In a pioneering move, researchers from the Universidad Nacional del Nordeste (UNNE) have revealed a novel extraction method that harnesses the potential of pacu fish waste. The study, aimed at exploring biotechnological applications and fostering a circular economy, transforms waste from the fishing and aquaculture industry into a valuable resource. This innovative approach not only mitigates the environmental risks of improper disposal but also leverages the industrial potential of enzymes found in fish waste.
Pioneering Pacu: Enzymes Extracted from Waste
The study from UNNE focuses on the extraction and characterization of acid and alkaline extracts from pacu viscera, rich in enzymes akin to pepsin (EP) and trypsin (ET). These enzymes, prized for their hydrolytic capabilities on specific substrates, are integral to countless industrial processes. The extraction method, hailed by the study's lead author, Dr. Antonella Acevedo Gomez, for its simplicity and efficacy, does not necessitate enzyme purification.
Unlocking Industrial Potential
Industrial applications of these enzymes are plentiful. Pepsin, for instance, can be used on a large scale to produce therapeutic products from antibodies, while trypsin can aid in the recovery of metallic silver and celluloid from X-ray plates. The study suggests that these enzyme extracts could be utilized in other processes requiring optimal activity at moderate temperatures and low sodium chloride concentrations. This opens up a myriad of possibilities for the industrial use of these enzymes.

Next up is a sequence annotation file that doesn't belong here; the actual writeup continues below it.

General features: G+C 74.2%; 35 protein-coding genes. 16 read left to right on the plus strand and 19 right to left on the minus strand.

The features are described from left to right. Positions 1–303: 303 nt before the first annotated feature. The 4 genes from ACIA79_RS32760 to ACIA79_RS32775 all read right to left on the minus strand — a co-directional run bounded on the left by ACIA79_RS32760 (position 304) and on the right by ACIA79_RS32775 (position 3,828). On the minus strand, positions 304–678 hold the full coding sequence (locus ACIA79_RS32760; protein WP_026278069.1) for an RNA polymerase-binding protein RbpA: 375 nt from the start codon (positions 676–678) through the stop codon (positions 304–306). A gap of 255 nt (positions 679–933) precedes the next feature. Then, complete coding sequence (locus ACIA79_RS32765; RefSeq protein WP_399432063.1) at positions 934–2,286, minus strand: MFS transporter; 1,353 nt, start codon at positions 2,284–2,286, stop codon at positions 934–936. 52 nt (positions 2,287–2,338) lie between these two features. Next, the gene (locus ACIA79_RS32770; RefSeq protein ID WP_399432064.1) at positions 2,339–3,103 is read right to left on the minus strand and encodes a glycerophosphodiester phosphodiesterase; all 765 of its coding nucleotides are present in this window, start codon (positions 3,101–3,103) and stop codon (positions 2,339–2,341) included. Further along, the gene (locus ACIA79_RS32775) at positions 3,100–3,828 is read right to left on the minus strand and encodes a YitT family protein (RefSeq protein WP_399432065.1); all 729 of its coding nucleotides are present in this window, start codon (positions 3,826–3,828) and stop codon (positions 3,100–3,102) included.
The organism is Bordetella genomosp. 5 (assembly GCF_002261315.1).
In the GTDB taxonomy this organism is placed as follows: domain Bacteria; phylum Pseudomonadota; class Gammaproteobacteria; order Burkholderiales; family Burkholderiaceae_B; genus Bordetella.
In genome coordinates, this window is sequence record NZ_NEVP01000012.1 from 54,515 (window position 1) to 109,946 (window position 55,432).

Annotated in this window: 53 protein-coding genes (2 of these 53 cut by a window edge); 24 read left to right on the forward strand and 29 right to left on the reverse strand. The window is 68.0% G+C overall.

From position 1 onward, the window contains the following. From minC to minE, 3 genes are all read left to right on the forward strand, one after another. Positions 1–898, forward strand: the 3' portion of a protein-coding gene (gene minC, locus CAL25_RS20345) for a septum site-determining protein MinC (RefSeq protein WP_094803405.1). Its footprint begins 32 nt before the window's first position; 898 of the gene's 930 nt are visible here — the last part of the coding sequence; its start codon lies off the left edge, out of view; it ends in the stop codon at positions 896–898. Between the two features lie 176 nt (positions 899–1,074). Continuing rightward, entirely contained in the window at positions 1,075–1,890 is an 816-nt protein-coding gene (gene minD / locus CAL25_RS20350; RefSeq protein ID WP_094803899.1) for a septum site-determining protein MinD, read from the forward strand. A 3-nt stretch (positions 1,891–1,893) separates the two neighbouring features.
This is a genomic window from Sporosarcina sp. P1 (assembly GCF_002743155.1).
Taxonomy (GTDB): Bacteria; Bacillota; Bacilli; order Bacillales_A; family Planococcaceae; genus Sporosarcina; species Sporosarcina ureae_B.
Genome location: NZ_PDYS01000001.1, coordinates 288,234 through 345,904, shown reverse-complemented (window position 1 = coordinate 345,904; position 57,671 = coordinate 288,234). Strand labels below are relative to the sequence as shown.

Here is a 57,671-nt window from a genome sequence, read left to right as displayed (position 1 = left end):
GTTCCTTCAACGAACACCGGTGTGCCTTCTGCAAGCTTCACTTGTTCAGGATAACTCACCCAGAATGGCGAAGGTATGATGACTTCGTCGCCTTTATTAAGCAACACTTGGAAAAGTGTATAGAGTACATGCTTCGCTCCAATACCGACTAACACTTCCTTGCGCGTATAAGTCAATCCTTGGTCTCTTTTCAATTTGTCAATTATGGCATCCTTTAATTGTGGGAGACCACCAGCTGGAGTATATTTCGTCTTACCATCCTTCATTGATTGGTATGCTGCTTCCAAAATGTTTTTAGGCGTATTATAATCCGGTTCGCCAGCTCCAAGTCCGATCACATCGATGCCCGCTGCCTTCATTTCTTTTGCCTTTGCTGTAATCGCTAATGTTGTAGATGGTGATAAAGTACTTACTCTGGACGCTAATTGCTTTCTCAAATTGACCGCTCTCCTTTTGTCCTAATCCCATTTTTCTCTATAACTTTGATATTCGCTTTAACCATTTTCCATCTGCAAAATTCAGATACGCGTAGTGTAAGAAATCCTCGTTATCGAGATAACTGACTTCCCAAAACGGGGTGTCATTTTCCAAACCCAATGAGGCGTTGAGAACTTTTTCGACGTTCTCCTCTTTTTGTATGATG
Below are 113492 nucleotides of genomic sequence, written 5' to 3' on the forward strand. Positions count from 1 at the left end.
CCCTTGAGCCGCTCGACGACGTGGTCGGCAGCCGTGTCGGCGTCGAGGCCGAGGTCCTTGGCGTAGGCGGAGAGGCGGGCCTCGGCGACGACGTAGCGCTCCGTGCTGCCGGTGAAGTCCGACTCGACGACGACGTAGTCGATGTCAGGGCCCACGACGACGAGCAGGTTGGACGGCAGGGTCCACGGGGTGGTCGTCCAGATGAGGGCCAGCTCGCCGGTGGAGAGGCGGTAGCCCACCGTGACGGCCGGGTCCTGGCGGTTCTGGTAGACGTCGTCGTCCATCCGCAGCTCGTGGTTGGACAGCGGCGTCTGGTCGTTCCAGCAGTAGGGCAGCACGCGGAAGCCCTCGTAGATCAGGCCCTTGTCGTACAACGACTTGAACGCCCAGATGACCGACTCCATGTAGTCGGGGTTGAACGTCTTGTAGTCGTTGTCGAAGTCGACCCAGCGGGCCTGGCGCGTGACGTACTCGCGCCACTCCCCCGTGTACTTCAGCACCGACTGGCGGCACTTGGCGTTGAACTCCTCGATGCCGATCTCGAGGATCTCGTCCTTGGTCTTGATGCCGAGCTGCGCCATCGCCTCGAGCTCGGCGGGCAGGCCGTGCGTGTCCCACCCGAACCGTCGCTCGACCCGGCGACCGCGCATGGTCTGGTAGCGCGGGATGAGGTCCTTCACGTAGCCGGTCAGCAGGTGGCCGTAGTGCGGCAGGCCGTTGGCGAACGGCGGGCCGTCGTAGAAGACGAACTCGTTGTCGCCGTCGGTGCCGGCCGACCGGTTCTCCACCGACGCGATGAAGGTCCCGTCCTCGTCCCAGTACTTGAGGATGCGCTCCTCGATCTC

Driving Technological Innovation with Fish Waste
This ground-breaking research could significantly catalyze the development of new technology-based industries in the region. By capitalizing on fish waste, a resource typically perceived as a loss or an environmental risk, UNNE researchers are carving out a pathway for the creation of added value. The study, published in the UNNE Veterinary Journal, is a collaborative effort involving FaCENA's Laboratory of Protein Research (LabInPro), the Group of Biological and Molecular Investigations (GIByM), and the IQUIBA (Conicet-UNNE). Puerto Las Palmas S.A. (Pacu Teko - PLP GROUP) also played a crucial role by providing the pacu viscera.
As the world grapples with the effects of climate change and resource scarcity, such innovative research projects offer a beacon of hope. With the potential to revolutionize both the fishing and aquaculture industry and various other industrial sectors, this study underscores the remarkable potential of biotechnological applications in contributing to a more sustainable and circular economy.